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The Media Line Daily News Focus

1. EGYPTIAN PRESIDENT OFFERS NEW PEACE INITIATIVE TO KEEP PALESTINIANS IN THE MIX… Egyptian President Hosni Mubarak has proposed a new peace initiative that is intended to create stability and uniformity among the Palestinians, particularly in the area of security issues following Israel’s imminent withdrawal from the Gaza Strip. The plan places all of the security apparatuses under Yassir Arafat, but brings to the fore a lineup of figures who have played roles in present and previous attempts to reform the Palestinian Authority. Muhammad Dahlan would take the key security post, combining West Bank and Gaza forces into a single command. Former premier Mahmoud ‘Abbas would join with his successor, Ahmad Qurei’, and Jibril Rajoub, Arafat’s security head, in overseeing the new infrastructure. The driving force behind the plan is the fear that once Israel withdraws a vacuum will be created that will be filled by the Hamas terrorist organization. It is also intended to prevent a U.S.—Israel agreement on the consolidation of Israeli communities in post-1967 territories.

2. NEW CRACKS IN SHARON’S CABINET OVER PULLOUT… Israeli Foreign Minister Sylvan Shalom left no doubt that Prime Minister Ariel Sharon will not have an easy time selling his Gaza withdrawal plan to his cabinet. And most of the conflict is coming from his own Likud party. The latest row came in a meeting of Likud ministers. Shalom’s primary criticism seemingly stems from the unilateral nature of the Sharon unilateral proposal — Shalom believing that it is necessary to have a partner with whom to negotiate. Shalom said that the plan remains incomplete and that he will only come to a final conclusion when the remainder of the details are made available. He jolted the prime minister when Mr. Sharon challenged Shalom, asking him to name a partner with whom peace can be negotiated. Shalom responded by accusing Sharon of not having offered disengagement when there was a partner — presumably referring to Mahmoud ‘Abbas.

3. SHARON’S LEGAL WOES WORSEN SIGNIFICANTLY… Clouds are rapidly thickening over Ariel Sharon’s political future as a bribery case against him picks up speed and momentum. On Sunday, State Attorney Edna Arbel submitted her recommendation to prosecute to the newly appointed Attorney General Menahem Mazuz – who will make the final decision on whether to proceed or not. On Monday, the Supreme Court ruled that Sharon’s sons must hand over pertinent documents in the case that have been the subject of a legal chess match. Experts believe that with this week’s ruling, legal gymnastics are at an end and police can conclude their investigation. The lawyer for the Sharon family said his clients would comply with the ruling. The newspaper Haaretz, which has been pressing the case, reported on Monday that a key comment that it originally reported was the lynchpin to the decision to prosecute. A former senior prosecutor told Army Radio that the comment was “almost equivalent to an admission of guilt.” In addition to the legal woes, national debate over “what happens if…” is in full swing. Although it is accepted by most that an indictment would require Mr. Sharon’s suspension but not his resignation, the largest coalition partner, which controls the Justice Ministry, said it would quit the government if he was indicted and did not resign. Others are accusing Mr. Sharon of accelerating his controversial Gaza withdrawal plan to beat the indictment.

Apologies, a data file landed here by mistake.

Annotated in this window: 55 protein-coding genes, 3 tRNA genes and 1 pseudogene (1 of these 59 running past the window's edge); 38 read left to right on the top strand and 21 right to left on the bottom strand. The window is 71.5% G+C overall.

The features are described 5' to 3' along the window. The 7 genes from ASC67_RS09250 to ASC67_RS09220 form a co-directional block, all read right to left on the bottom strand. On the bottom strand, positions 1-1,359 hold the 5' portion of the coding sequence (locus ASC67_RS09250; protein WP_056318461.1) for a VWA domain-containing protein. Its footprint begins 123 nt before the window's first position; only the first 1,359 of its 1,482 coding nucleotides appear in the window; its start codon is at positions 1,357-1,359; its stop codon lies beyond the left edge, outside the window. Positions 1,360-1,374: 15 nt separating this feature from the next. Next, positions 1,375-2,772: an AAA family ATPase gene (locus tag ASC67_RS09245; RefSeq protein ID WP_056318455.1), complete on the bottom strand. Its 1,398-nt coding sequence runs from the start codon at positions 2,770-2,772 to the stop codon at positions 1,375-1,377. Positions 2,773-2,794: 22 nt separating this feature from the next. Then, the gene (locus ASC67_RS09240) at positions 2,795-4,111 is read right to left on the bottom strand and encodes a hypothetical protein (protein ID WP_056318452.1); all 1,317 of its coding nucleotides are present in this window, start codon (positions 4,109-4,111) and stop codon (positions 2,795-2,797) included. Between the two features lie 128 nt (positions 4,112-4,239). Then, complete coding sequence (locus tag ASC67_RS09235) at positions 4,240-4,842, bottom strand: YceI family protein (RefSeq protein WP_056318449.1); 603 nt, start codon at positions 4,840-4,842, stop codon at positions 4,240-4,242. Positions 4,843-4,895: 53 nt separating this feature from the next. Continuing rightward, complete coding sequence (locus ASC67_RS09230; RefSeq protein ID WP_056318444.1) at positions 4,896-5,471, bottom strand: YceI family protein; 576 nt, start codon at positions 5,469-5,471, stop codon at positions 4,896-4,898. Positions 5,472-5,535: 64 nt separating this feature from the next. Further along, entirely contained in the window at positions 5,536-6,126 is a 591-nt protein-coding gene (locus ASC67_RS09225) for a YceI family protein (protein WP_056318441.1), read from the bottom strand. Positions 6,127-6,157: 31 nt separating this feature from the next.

4. ISRAELI PARLIAMENTARY COMMITTEE CRITICIZES INTELLIGENCE OVER IRAQ LEAD-UP… The Knesset (Parliament) Foreign Affairs and Defense Committee took the unusual step of publicly criticizing Israel’s intelligence agencies when it announced its findings about the nation’s involvement in the Iraqi war. A subcommittee reported that, “The military and political echelons are responsible for an intelligence foul-up regarding Iraq and Libya,” but stressed that their involvement in no way influenced the American decision to wage the war. Committee Chairman Yuval Steinitz called Israel’s involvement “a very minor role.”

5. BUSH, BLAIR SPLIT OVER BRITISH SUGGESTION OF ARMED MONITORS BETWEEN ISRAELIS AND PALESTINIANS… British Prime Minister Tony Blair is said to be miffed at U.S. President George W. Bush for turning down his suggestion to send armed U.K. and American troops to serve as monitors between the Israelis and Palestinians. The Times cites Whitehall sources as saying that “the government had been pressing Washington for ‘proactive engagement’ in Gaza and the West Bank, even before Sheikh Yassin’s killing.” The report contends that Blair believes that only U.S. engagement can assure proper “addressing of Palestinian grievances.”